The community of Pipestem and its nearby state park are named after the Spirea alba, or pipestem bush. Native Americans and early settlers used the plant's hollowed out stems as shafts for their pipes. Between 1963 and 1965, the state acquired the land overlooking the deep gorge of the Bluestone River, an area long regarded as one of the region's most scenic attractions, for development as a state park. With President John F. Kennedy's support, the federal Area Redevelopment Administration, a program designed primarily to boost employment in economically depressed areas, provided funding. Concurrently with Pipestem, two other West Virginia resort state parks, Twin Falls in Wyoming County ( WY4) and Canaan Valley in Tucker County ( TU4), were also established. Unlike Depression-era state parks, resort state parks were envisioned as more urbane, country-club-like facilities, complete with golf courses, tennis courts, riding stables, and other amenities. The Architects Collaborative (TAC), of Cambridge, Massachusetts, designed all three parks.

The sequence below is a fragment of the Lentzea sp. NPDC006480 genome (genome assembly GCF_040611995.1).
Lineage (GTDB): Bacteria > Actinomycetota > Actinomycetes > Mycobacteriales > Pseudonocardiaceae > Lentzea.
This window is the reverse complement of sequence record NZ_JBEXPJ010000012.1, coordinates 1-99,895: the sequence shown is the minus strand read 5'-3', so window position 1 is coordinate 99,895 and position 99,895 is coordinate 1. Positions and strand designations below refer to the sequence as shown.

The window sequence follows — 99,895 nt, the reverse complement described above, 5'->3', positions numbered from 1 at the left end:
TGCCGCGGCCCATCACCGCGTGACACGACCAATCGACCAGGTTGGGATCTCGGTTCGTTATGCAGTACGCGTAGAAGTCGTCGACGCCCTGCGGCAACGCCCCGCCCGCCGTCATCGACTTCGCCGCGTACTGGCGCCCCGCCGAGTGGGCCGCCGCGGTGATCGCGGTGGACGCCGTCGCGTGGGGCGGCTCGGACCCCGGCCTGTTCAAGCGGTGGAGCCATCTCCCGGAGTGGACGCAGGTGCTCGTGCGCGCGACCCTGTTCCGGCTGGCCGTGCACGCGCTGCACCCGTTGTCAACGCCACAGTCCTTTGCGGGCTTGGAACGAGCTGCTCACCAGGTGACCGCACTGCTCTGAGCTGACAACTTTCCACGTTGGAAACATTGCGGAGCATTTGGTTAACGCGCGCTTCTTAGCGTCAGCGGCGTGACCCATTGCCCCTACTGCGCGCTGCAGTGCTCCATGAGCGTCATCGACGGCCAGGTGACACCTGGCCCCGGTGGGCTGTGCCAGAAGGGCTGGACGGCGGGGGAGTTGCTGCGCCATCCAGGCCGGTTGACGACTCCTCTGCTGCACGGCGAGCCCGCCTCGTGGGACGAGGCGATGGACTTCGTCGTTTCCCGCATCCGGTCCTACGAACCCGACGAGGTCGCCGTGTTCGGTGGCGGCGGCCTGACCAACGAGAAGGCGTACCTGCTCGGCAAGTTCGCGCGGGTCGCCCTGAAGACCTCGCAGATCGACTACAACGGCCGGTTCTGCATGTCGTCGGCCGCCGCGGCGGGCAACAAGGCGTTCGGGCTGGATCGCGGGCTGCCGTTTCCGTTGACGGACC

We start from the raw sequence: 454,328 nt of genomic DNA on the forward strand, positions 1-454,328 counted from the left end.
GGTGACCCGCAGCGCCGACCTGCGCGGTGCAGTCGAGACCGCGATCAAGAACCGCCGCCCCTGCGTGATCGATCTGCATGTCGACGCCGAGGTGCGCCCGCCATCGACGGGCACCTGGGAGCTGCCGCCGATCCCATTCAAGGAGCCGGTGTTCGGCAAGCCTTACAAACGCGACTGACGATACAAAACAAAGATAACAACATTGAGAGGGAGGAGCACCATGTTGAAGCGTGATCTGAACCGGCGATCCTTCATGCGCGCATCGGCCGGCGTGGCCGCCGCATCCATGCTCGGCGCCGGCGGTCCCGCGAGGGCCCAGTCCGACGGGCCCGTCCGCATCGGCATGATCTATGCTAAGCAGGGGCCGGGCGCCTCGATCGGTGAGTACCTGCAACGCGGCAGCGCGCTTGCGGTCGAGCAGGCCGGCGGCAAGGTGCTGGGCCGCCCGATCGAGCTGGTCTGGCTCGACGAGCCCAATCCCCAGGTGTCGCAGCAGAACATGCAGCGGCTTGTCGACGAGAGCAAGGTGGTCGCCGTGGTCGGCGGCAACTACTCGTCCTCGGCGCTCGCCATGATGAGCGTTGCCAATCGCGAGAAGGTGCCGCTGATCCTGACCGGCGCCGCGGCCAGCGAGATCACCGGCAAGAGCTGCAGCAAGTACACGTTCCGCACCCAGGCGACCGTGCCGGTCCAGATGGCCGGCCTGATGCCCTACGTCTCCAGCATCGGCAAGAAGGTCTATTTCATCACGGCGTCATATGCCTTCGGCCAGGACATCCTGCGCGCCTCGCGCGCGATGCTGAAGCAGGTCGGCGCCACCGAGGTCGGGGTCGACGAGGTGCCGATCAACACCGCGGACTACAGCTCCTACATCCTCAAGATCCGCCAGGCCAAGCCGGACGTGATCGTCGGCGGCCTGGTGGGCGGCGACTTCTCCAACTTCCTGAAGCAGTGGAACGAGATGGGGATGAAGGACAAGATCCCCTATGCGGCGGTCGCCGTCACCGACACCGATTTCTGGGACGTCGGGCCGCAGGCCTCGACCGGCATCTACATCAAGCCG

Pipestem officially opened on Memorial Day 1970, and by 1971 the facilities at what was considered the “crown jewel” of the state park system were complete. The total cost was the thenstaggering sum of more than $13 million, of which less than half a million had been spent on land acquisition. Two lodges, the Canyon Rim Center, and twenty-five cottages are the main structures, although there are many subsidiary buildings.